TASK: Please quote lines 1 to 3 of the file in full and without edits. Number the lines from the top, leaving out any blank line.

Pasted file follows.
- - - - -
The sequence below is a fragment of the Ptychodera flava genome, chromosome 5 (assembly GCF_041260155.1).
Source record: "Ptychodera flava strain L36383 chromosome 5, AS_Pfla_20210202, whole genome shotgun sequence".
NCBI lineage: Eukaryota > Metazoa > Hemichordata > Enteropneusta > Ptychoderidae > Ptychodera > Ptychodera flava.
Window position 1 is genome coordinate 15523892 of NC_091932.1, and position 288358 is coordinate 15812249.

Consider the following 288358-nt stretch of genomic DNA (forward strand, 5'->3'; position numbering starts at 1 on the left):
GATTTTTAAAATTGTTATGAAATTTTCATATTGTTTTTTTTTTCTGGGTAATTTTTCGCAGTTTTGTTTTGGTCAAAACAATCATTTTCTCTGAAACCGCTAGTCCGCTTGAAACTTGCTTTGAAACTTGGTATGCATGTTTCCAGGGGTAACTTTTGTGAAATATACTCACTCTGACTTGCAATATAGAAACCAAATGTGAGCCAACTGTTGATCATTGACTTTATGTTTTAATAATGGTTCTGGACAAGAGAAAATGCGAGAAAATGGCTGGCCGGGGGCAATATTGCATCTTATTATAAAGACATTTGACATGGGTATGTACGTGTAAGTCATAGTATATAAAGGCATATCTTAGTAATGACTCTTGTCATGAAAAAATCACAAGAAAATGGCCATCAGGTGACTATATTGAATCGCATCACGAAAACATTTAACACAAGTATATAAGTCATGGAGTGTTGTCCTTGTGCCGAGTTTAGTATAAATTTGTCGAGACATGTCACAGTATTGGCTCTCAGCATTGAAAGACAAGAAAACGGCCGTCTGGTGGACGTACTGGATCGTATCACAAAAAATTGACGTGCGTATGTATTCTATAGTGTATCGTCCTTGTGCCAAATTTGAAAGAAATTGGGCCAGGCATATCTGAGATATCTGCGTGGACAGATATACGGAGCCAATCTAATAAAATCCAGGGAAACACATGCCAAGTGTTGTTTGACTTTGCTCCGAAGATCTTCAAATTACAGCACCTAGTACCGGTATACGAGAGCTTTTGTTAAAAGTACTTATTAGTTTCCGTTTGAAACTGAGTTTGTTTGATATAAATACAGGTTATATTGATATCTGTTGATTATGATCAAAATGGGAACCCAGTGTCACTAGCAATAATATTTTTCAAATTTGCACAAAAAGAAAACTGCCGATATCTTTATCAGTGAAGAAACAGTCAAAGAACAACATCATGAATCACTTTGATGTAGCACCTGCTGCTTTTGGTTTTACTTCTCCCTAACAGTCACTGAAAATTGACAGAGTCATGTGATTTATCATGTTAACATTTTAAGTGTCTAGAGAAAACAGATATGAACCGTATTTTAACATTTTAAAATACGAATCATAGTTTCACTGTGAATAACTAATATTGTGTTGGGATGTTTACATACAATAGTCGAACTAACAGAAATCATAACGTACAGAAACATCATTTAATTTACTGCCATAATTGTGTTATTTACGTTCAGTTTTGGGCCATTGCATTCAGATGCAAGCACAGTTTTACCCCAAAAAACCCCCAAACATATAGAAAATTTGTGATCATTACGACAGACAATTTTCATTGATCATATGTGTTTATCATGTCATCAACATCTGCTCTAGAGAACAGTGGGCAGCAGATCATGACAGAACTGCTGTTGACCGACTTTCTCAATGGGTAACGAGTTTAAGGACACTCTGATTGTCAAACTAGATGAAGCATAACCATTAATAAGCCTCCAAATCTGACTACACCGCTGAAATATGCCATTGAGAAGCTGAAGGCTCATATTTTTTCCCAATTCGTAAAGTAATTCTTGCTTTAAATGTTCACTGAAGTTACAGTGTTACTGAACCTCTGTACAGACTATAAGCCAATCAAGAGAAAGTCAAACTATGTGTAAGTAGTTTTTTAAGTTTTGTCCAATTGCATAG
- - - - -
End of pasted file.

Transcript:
The sequence below is a fragment of the Ptychodera flava genome, chromosome 5 (assembly GCF_041260155.1).
Source record: "Ptychodera flava strain L36383 chromosome 5, AS_Pfla_20210202, whole genome shotgun sequence".
NCBI lineage: Eukaryota > Metazoa > Hemichordata > Enteropneusta > Ptychoderidae > Ptychodera > Ptychodera flava.